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Concrete Construction Safety for Workers

Posted by EHS Insight Resources on February 11, 2020 at 1:22 PM

Construction is an industry prone to hazards. If you work with concrete, that risk is higher than ever.

More than 250,000 people work in concrete manufacturing. Of those people, 28,000 experience job-related injuries and suffer from job-related hazards.

So, if your team works with concrete, concrete construction safety should be at the top of your list of concerns. Here are some tips to keep your workers safe from harm.

Protect Your Head and Eyes

As with other forms of construction, protecting your head and eyes is your first point of concern.

After all, if you can’t see, you’re a risk to every single person around you. And if you get hit in the head, there’s a high chance you’ll be out of commission for a while.

Just like any other construction project, concrete projects should always require workers to wear hard hats and PPE as a given. It doesn’t matter how large or small the job is. If you’re working construction, wear a hard hat. Your brain is too important to take the risk.

Then there are your eyes. The eyes are susceptible to injury at almost every stage of working with concrete. You could get concrete dust blown in your eyes, or splattering concrete could get in your eye.

If you can’t see, you’re no good to your fellow workers.

So, always be sure to wear protective glasses whenever you work with concrete. Make sure that these glasses fit and fully cover your eyes. On some jobs, it may be advisable to wear full-coverage goggles or safety glasses with side-shields. Talk to your supervisor about what you’re expected to wear on the job.

If your eyes are exposed to concrete, go to an eye wash station and flush them immediately. Then, get your eyes checked by a doctor.

Preventing Skin Hazards

Let’s be honest: concrete might make great building material, but it does not mix well with the human body, wet or dry.

Take wet concrete, for example. If it touches your skin, at best it can cause skin irritation or an allergic reaction. At worst, it could cause third-degree chemical burns. Never mind all of the chemicals and minerals hiding in concrete that are actively harmful to the human body.

To that end, you should never have exposed skin when working with wet concrete. Wear full-length pants, full-length coveralls, long sleeves, waterproof boots, and alkali-resistant gloves at all times.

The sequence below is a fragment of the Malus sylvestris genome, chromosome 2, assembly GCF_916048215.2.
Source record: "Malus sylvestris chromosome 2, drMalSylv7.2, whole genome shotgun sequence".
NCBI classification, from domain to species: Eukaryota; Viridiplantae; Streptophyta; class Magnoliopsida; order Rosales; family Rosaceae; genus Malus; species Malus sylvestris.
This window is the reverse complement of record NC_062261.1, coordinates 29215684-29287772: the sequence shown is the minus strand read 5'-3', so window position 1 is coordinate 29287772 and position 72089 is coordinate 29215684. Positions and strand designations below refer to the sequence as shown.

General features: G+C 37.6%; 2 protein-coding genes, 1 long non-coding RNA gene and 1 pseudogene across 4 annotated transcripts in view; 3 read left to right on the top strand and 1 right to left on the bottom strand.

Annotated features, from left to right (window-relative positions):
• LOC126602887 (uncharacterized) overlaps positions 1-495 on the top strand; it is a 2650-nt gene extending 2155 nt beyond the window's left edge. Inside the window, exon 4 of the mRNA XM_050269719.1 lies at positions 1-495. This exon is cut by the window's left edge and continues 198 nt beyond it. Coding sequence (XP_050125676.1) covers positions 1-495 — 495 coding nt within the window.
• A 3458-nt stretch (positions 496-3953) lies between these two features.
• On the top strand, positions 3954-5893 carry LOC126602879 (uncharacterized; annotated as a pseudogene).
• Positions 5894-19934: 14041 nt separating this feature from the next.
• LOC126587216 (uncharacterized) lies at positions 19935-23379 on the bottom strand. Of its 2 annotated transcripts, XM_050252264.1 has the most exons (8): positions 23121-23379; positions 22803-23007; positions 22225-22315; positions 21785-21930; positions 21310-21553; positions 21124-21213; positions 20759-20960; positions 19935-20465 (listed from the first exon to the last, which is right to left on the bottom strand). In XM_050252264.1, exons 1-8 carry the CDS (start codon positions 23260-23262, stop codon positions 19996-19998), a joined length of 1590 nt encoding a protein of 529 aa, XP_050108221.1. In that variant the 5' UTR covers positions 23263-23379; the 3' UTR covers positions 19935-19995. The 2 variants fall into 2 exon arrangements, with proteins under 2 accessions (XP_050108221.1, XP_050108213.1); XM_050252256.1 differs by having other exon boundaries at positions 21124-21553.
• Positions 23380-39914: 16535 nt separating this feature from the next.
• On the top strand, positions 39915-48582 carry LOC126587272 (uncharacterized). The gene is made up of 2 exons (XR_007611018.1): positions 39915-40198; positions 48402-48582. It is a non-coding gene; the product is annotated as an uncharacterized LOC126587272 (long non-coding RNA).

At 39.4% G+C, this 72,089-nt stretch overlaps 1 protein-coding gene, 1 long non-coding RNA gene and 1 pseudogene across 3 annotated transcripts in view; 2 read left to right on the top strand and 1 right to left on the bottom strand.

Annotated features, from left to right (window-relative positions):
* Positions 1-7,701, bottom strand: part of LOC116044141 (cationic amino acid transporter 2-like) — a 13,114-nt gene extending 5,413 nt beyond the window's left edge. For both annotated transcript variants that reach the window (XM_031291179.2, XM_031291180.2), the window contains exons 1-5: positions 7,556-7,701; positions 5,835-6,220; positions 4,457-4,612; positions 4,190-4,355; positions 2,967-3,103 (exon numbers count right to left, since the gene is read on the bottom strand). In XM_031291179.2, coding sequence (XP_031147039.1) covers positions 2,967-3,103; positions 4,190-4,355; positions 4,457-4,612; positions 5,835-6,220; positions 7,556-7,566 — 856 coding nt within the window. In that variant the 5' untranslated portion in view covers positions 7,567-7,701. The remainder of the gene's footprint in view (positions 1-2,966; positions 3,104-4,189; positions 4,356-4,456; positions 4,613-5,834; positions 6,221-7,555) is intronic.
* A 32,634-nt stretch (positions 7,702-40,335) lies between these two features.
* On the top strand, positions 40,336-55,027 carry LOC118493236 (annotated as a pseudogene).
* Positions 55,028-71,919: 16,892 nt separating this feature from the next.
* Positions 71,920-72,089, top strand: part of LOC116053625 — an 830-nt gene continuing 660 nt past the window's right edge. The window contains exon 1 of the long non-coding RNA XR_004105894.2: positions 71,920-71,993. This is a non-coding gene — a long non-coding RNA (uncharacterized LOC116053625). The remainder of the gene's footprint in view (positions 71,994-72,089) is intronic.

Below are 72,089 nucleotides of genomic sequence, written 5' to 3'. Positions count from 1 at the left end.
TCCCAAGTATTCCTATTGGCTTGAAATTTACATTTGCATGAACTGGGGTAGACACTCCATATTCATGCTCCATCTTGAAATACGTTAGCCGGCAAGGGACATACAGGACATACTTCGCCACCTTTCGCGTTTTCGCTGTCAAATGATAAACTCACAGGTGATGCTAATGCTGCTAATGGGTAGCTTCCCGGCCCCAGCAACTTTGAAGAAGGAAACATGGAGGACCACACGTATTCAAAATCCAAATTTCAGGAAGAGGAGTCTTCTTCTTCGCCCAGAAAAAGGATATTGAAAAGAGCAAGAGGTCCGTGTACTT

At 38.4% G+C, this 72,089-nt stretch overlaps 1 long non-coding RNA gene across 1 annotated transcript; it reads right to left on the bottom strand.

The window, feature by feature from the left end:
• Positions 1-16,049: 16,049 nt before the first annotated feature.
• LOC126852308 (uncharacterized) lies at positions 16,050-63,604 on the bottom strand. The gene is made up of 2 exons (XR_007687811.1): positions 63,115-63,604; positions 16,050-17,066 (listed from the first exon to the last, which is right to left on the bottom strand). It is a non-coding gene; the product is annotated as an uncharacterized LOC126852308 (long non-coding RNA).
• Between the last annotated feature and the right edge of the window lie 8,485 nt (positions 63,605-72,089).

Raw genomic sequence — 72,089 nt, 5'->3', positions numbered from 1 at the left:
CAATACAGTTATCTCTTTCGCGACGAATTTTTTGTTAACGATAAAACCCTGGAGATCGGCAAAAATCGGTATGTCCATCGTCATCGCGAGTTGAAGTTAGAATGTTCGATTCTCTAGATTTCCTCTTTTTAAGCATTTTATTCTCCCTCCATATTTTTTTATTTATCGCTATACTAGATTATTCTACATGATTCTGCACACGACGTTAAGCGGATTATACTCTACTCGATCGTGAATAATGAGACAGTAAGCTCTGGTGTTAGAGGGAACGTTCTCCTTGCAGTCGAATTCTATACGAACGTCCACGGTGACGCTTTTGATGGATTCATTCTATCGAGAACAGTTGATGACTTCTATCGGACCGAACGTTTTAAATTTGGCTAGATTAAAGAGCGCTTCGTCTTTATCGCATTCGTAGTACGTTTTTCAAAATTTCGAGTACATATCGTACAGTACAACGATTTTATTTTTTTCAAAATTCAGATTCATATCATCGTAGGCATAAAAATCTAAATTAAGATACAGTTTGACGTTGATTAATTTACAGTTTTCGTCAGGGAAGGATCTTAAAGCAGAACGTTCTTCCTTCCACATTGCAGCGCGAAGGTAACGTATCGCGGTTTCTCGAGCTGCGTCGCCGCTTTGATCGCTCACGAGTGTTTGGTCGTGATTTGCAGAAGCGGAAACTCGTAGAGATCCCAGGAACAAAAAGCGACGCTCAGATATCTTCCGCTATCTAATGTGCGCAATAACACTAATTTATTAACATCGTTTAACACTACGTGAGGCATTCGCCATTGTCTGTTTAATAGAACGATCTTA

Things don’t get much better with dry concrete. You could get moderate irritation, or you could get painful skin cracking as a result of chemical burns. Again, never leave your skin exposed when working with concrete.

If you are exposed to concrete, wet or dry, go to a washing station and use clean, cold water and soap to wash the affected area as soon as possible.

Respiratory Safety

If you think concrete is bad for your skin, it’s even worse if you breathe it in.

That’s because concrete contains crystalline silica, a mineral commonly used in building materials. It’s known to cause silicosis (an incurable lung condition that occurs when silica in the lungs causes the formation of scar tissue, making it harder for your lungs to take in oxygen).

It’s also been linked to lung cancer, chronic obstructive pulmonary disease, kidney disease, and some autoimmune disorders.

So, don’t breathe the stuff in.

At a minimum, you should always use a respirator when working with concrete to minimize dust inhalation. Don’t hang around the site during your breaks, and always eat and drink in dust-free areas.

Practicing Concrete Construction Safety

We know that concrete construction safety is just one of the many things your company has to worry about. That’s why we’re proud to offer top-of-the-line construction safety software solutions, no matter how big or small the problem. 

Construction Safety Resources

Topics: Workplace Health and Safety, Risk Management, Safety Management, Building Materials & Construction

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